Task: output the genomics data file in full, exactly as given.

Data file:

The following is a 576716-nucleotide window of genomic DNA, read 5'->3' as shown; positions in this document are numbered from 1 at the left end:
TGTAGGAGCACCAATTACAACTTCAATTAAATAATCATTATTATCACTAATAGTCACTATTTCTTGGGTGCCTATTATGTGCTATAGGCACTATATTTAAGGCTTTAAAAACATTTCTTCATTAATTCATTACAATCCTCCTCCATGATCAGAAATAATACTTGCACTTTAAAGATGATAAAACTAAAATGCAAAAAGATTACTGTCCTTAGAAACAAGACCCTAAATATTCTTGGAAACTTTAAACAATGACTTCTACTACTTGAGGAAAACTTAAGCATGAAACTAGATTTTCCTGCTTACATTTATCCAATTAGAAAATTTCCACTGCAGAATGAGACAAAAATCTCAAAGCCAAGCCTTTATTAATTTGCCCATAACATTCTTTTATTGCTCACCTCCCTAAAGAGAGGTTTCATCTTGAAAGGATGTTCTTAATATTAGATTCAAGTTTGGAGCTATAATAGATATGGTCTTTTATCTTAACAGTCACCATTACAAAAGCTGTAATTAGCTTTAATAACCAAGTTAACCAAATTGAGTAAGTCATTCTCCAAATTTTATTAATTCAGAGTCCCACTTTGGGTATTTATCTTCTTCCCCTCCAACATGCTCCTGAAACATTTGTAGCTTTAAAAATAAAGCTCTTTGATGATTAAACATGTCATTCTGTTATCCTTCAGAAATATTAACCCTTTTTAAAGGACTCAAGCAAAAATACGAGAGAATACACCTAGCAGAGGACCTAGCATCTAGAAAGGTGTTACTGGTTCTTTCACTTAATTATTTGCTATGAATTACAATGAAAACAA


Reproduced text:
The following is a 576716-nucleotide window of genomic DNA, read 5'->3' as shown; positions in this document are numbered from 1 at the left end:
TGTAGGAGCACCAATTACAACTTCAATTAAATAATCATTATTATCACTAATAGTCACTATTTCTTGGGTGCCTATTATGTGCTATAGGCACTATATTTAAGGCTTTAAAAACATTTCTTCATTAATTCATTACAATCCTCCTCCATGATCAGAAATAATACTTGCACTTTAAAGATGATAAAACTAAAATGCAAAAAGATTACTGTCCTTAGAAACAAGACCCTAAATATTCTTGGAAACTTTAAACAATGACTTCTACTACTTGAGGAAAACTTAAGCATGAAACTAGATTTTCCTGCTTACATTTATCCAATTAGAAAATTTCCACTGCAGAATGAGACAAAAATCTCAAAGCCAAGCCTTTATTAATTTGCCCATAACATTCTTTTATTGCTCACCTCCCTAAAGAGAGGTTTCATCTTGAAAGGATGTTCTTAATATTAGATTCAAGTTTGGAGCTATAATAGATATGGTCTTTTATCTTAACAGTCACCATTACAAAAGCTGTAATTAGCTTTAATAACCAAGTTAACCAAATTGAGTAAGTCATTCTCCAAATTTTATTAATTCAGAGTCCCACTTTGGGTATTTATCTTCTTCCCCTCCAACATGCTCCTGAAACATTTGTAGCTTTAAAAATAAAGCTCTTTGATGATTAAACATGTCATTCTGTTATCCTTCAGAAATATTAACCCTTTTTAAAGGACTCAAGCAAAAATACGAGAGAATACACCTAGCAGAGGACCTAGCATCTAGAAAGGTGTTACTGGTTCTTTCACTTAATTATTTGCTATGAATTACAATGAAAACAA